Photo Credit: Pro Marathon

42.125 is a magic number for a lot of us. It feels like the ultimate race that all runners should eventually conquer and your finisher tee is going to be worn for all occasions in the next year. But it feels like a lot of mileage to cover at one go and it can be so nerve-racking. Especially since months and months of training have culminated to this 42k.

If you feel so nervous you might just ditch the whole race, it’s okay. If you feel like everything is going to go wrong from your stomach to your brain, it’s perfectly normal. We’re going to walk through how to conquer your big day as a runner.


This race is definitely long enough to necessitate mid-race refuel. You could opt for sports gels, sports drinks or an energy bar. There’s a whole assortment of them. Sports gels are essentially a concentrated source of carbohydrate (65–75 g/100 ml) that can be easily consumed and quickly digested. Its has a two-fold benefit. First, it gives you a more substantial source of carbs once those sugars have been digested (more so than sports drinks!). Second, it sends a message to your brain that more energy is being provided so you can now push harder!


If it’s your first time using a sports gel during a race and you’re unsure how your stomach might react, it’s okay to go for sports drinks and energy bars too. Choose one that contains both carbs and electrolytes. That would help with hydration as well! If possible, try out different types of sports fuel during your training runs. See what fits you best. Regardless, remember to have a full meal the night before and be well-rested for the next day!



Most training programs would gradually step up the distance you’ve to cover over the course of 4-6 months. Some would even manage to squeeze in 1-2 “trial” 42k runs. It’s about getting used to being on your feet for extended periods of time. However, remember to add in cross-training days as well. You can go for martial arts or swimming to train your aerobic capacity. Or hit the gym for some strength training.

On the last week leading up to race day, remember to rest and recover, rest and recover. You want to walk up to the starting line slightly nervous but extremely pumped to get started. Your legs should feel fresh and your heart strong and steady. Keep following your training schedule but step back on the intensity for the last week. Do either half the distance or reduce the pace. If you’ve slipped up on your training somehow, which is also common, here’s how you can safely get back on track!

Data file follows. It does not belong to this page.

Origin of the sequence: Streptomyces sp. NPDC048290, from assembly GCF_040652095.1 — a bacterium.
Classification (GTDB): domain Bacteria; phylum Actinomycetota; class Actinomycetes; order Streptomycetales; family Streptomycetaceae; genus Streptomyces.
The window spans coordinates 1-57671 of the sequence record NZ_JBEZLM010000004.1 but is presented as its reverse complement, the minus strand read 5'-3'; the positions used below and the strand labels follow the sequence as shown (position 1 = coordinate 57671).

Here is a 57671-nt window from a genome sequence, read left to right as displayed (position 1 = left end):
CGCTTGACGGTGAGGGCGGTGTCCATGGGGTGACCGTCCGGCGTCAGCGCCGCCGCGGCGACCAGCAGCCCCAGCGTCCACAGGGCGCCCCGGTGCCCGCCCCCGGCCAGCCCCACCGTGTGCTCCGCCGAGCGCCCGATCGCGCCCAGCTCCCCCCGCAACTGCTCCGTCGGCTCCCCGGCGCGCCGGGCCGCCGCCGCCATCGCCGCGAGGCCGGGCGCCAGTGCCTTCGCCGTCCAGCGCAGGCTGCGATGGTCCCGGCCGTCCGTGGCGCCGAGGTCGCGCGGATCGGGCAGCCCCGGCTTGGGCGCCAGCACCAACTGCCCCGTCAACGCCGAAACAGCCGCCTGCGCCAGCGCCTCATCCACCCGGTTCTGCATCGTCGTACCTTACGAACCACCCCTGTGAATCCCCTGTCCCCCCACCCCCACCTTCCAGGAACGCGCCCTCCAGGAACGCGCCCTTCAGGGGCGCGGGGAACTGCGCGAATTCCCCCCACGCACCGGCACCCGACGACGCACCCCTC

You’re your longest commitment, so take the best care of yourself.

Race day


Lay out your running outfit the night before and pin on your race bib. Use your favorite socks too. Wake up early and have a proper breakfast of overnight oats or peanut butter sandwich 1-2 hours before the race. (You probably can’t sleep much the night before either!)

I usually like to arrange for someone to fetch me to the starting point so I won’t have to worry about not finding a carpark, missing my stop and such. You can also register for shuttle services or book a cab! Pamper yourself a little and make yourself as comfortable as possible.

Still, Murphy’s Law and things can still go wrong. Here are some troubleshooting for race day hiccups. Take things slow in the first km and remind yourself that you’re going to be doing this for 42 more times. And since you’re going to be at it for a while, might as well enjoy the road! Take in the scenery, your fellow racers and completely bask in this unique runner’s experience. A 42k is pretty special and your first is going to be most memorable of them all. Have fun with it!

Photo Credit : Green Corridor Run Timeline Photo
Photo Credit: Green Corridor Run Timeline Photo

The journey of a thousand steps begins with the first. You’ve already signed up for your 42k (or thinking about it) and that’s pretty brave in itself. Take pride in that and savour every step in your road to 42k.


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